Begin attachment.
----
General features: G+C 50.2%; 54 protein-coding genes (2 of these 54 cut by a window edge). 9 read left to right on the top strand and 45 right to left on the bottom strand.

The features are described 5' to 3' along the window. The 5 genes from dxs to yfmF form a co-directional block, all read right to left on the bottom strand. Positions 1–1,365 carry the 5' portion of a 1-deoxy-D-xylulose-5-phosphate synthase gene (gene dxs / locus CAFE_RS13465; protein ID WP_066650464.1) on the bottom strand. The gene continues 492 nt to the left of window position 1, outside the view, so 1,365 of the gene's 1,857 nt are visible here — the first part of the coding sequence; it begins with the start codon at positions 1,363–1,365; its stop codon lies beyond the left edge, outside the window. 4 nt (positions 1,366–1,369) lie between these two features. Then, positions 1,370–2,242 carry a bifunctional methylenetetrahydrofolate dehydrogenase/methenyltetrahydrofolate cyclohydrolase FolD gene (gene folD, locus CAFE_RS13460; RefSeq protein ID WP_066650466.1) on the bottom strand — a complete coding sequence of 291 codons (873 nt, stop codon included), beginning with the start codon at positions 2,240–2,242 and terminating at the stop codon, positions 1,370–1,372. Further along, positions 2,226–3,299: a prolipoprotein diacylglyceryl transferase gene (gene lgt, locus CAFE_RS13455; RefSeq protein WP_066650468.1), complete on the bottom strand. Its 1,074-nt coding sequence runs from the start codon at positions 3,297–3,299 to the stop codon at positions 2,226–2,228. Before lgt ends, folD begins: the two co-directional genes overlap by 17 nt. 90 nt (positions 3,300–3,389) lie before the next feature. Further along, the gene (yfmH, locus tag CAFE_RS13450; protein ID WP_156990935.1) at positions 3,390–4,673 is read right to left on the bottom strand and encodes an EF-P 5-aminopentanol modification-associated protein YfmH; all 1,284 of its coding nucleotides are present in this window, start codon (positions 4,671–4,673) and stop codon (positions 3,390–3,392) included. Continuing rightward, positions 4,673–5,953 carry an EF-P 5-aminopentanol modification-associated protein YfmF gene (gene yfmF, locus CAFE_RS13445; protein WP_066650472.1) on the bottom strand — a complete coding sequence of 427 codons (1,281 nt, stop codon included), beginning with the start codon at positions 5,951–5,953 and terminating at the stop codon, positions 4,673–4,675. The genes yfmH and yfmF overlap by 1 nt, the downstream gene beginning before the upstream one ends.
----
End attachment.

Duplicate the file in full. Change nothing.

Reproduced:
General features: G+C 50.2%; 54 protein-coding genes (2 of these 54 cut by a window edge). 9 read left to right on the top strand and 45 right to left on the bottom strand.

The features are described 5' to 3' along the window. The 5 genes from dxs to yfmF form a co-directional block, all read right to left on the bottom strand. Positions 1–1,365 carry the 5' portion of a 1-deoxy-D-xylulose-5-phosphate synthase gene (gene dxs / locus CAFE_RS13465; protein ID WP_066650464.1) on the bottom strand. The gene continues 492 nt to the left of window position 1, outside the view, so 1,365 of the gene's 1,857 nt are visible here — the first part of the coding sequence; it begins with the start codon at positions 1,363–1,365; its stop codon lies beyond the left edge, outside the window. 4 nt (positions 1,366–1,369) lie between these two features. Then, positions 1,370–2,242 carry a bifunctional methylenetetrahydrofolate dehydrogenase/methenyltetrahydrofolate cyclohydrolase FolD gene (gene folD, locus CAFE_RS13460; RefSeq protein ID WP_066650466.1) on the bottom strand — a complete coding sequence of 291 codons (873 nt, stop codon included), beginning with the start codon at positions 2,240–2,242 and terminating at the stop codon, positions 1,370–1,372. Further along, positions 2,226–3,299: a prolipoprotein diacylglyceryl transferase gene (gene lgt, locus CAFE_RS13455; RefSeq protein WP_066650468.1), complete on the bottom strand. Its 1,074-nt coding sequence runs from the start codon at positions 3,297–3,299 to the stop codon at positions 2,226–2,228. Before lgt ends, folD begins: the two co-directional genes overlap by 17 nt. 90 nt (positions 3,300–3,389) lie before the next feature. Further along, the gene (yfmH, locus tag CAFE_RS13450; protein ID WP_156990935.1) at positions 3,390–4,673 is read right to left on the bottom strand and encodes an EF-P 5-aminopentanol modification-associated protein YfmH; all 1,284 of its coding nucleotides are present in this window, start codon (positions 4,671–4,673) and stop codon (positions 3,390–3,392) included. Continuing rightward, positions 4,673–5,953 carry an EF-P 5-aminopentanol modification-associated protein YfmF gene (gene yfmF, locus CAFE_RS13445; protein WP_066650472.1) on the bottom strand — a complete coding sequence of 427 codons (1,281 nt, stop codon included), beginning with the start codon at positions 5,951–5,953 and terminating at the stop codon, positions 4,673–4,675. The genes yfmH and yfmF overlap by 1 nt, the downstream gene beginning before the upstream one ends.